[Nfbmo] Springfield MO Voters Pass City Smoking Ban
sbwright95 at att.net
Wed Apr 6 18:55:56 UTC 2011
Kc is but some of the incorporated towns around are not. I think the casinos
are exempt and thus not a place I frequent. They are awfully smoky.
Having said that, this probably is not on topic for this list.
From: nfbmo-bounces at nfbnet.org [mailto:nfbmo-bounces at nfbnet.org] On Behalf
Of DanFlasar at aol.com
Sent: Wednesday, April 06, 2011 11:56 AM
To: nfbmo at nfbnet.org
Subject: Re: [Nfbmo] Springfield MO Voters Pass City Smoking Ban
This is great! After the truly huge margin of support for the St.
Louis City/County smoking ban referendum last year, and now with
passing an anti-smoking ordinance, we are beginning to see that the tides
have definitively changed in favor of the public's right to breathe air
unpolluted by other people's drug of choice.
The St. Louis County ordinance caved in to the demands ofo the
casinos who managed to get a provision to exempt themselves from the
- a very unfair exemption. Since we won about 69 to 31, there are
initiatives to further the ban to the casinos in the area. I wonder - is
smoke-free? I think Columbia is.
In a message dated 4/5/2011 8:59:19 P.M. Central Daylight Time,
horchemg at gary-springfield-mo.net writes:
Good evening folks the days of smoking on public buildings is over here is
the article from kolr 10 TV
(Springfield, MO) -- Voters in Springfield have passed an ordinance to
make all businesses in the city smoke-free.
On Tuesday, the proposed "Question 2" on the ballot (official wording
The smoking ban makes lighting up illegal in Springfield inside any
enclosed business or private club. Smokers can't take a drag within five
a playground, and smoking will only be allowed in fewer than a quarter of
Supporters of the ban say it's a public health issue.
"I don't feel like anybody is going to go out of business," said Melanie
Donnell, who is a supporter of the ban. "I feel like in this day and age
there is a lot more non-smoking community than there is a smoking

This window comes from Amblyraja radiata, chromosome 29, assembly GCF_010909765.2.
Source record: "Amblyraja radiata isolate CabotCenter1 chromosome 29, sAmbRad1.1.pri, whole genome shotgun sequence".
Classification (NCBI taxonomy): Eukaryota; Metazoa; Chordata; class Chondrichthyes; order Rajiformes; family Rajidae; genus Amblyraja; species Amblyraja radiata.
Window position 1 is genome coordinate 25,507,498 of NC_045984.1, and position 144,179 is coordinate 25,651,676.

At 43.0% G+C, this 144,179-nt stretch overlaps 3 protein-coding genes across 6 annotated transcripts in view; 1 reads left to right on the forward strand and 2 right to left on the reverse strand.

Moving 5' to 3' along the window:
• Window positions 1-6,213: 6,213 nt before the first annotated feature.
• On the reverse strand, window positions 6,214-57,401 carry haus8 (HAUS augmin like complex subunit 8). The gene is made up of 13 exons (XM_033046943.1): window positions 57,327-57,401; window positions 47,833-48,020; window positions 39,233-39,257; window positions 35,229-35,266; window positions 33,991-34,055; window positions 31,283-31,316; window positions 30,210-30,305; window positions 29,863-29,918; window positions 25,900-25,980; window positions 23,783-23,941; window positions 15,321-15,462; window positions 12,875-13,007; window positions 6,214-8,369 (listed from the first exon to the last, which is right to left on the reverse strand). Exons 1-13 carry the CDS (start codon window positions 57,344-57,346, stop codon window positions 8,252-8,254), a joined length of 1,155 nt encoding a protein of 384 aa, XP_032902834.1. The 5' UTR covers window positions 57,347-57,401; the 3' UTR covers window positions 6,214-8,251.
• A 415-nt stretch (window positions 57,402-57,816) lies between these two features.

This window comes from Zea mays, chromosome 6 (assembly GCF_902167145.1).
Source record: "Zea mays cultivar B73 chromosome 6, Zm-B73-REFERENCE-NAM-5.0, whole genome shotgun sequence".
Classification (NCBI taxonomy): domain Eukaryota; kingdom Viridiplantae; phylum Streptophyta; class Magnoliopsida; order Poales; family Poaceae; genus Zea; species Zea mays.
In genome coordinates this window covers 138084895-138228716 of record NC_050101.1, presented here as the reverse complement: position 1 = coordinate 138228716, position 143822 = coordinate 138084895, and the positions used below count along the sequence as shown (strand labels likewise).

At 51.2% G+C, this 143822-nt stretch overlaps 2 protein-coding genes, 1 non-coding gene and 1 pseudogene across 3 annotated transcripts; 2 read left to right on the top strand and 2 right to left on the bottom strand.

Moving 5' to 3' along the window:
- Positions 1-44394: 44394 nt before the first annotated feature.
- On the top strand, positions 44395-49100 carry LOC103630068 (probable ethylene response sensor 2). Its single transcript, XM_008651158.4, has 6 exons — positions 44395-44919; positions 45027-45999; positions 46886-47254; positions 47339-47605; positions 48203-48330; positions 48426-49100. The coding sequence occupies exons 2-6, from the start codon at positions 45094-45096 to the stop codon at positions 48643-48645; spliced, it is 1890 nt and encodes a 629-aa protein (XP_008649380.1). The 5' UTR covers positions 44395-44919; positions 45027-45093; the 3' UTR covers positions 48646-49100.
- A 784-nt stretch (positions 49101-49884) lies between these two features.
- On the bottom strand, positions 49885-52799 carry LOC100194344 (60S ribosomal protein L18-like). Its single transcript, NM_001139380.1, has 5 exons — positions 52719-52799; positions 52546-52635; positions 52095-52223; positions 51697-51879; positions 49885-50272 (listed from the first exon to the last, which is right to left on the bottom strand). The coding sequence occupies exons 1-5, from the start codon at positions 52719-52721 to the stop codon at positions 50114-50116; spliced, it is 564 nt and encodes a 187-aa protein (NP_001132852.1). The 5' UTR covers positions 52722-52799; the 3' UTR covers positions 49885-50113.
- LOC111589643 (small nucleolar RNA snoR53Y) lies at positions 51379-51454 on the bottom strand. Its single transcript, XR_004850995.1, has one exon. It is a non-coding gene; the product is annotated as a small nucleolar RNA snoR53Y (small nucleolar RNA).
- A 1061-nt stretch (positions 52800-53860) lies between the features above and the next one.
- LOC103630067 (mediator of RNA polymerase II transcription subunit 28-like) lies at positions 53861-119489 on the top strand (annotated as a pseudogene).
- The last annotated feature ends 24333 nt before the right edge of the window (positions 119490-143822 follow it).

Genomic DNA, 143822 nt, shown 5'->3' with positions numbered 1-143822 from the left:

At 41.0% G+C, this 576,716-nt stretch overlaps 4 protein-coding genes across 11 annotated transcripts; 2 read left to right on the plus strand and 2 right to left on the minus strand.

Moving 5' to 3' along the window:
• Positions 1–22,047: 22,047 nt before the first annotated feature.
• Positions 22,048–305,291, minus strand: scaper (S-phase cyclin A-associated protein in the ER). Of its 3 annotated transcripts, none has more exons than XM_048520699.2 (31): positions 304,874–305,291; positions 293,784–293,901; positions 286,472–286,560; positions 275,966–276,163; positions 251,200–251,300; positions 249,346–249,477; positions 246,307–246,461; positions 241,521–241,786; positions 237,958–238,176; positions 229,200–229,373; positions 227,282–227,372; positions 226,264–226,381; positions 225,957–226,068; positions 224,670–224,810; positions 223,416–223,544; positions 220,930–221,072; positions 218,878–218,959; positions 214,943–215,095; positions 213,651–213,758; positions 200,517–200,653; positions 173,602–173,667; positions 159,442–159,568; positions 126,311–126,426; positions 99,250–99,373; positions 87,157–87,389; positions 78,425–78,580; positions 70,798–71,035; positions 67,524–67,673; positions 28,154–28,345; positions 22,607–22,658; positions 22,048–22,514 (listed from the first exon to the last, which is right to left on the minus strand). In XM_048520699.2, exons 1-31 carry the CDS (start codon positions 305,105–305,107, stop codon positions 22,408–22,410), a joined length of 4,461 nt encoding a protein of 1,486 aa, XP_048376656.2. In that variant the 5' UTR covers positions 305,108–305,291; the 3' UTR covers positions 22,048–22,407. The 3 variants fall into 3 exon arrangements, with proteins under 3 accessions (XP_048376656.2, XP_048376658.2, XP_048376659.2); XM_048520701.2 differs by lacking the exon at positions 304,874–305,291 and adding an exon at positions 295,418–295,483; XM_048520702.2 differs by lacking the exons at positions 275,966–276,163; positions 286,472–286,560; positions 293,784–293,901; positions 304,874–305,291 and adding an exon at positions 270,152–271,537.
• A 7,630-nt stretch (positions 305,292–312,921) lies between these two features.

The other side focused on the rights of consumers and businesses, noting
the ordinance will close up shop on a lot of jobs.
"So you're going to be talking about a loss of revenue right off the bat.
For anybody to say that there's not an economic impact, they're wrong,"
said Dave Myers, a coordinator for Live Free Springfield.
Live Free Springfield did a lot of last-minute campaigning against the
proposed smoking ban at a few locations Tuesday.
"I've been on the phone for hours and hours, yesterday alone," Myers told
KOLR/KSFX on election night. "So, I've been talking a lot."
Supporters spent time the last few days putting up signs and door hangars.
"We've just been getting out and talking to voters and reminding them to
vote and just passing out our information and literature," said Carrie
Reynolds, spokesperson for Clean Air Springfield.
Organizers for Live Free Springfield say this is about jobs. They know of
several businesses planning to file injunctions to sue the city now that
The City of Springfield would then make a filing in court and would be
responsible to defend a vote of the people.
A city spokesman didn't provide specifics on how much this would cost, but
the legal proceedings would require staff time and resources to prepare.
The ordinance states that the ban will go into effect 60 days after
The Health Department will enforce the ban, informing the public, offering
resources and information during the transition period and assisting
businesses as they work toward compliance.
This will be a combination of regular inspections, like usual and
customary restaurant inspections, as well as a complaint-based enforcement
[Shall the City of Springfield, Missouri prohibit smoking in enclosed
public places, places of employment, private clubs, within five feet of
playgrounds and within five feet of outside entrances, operable windows,
and ventilation systems of enclosed areas where smoking is prohibited, and
exempt the following places from smoking prohibition: a) private
unless such residence is used as a child care, adult day care, or
healthcare facility; b) not more than 25 percent of the hotel or motel
to guests as smoking rooms; and c) outdoor areas of places of employment;
providing for the imposition of a fine of $50 per violation for any person
violating said ordinance by smoking, upon a finding of guilt or admission
of guilt; upon a finding of guilt or admission of guilt, providing for
ranging from $100-$500 per day against the owner, operator, manager or any
agent who controls a public place or place of employment or any business,
and allows smoki
ng to occur on the premises; providing for revocation of any license or
permit issue to the business or public place that permits such violations;
requiring that businesses and public places place signage advising of the
prohibition on smoking?]
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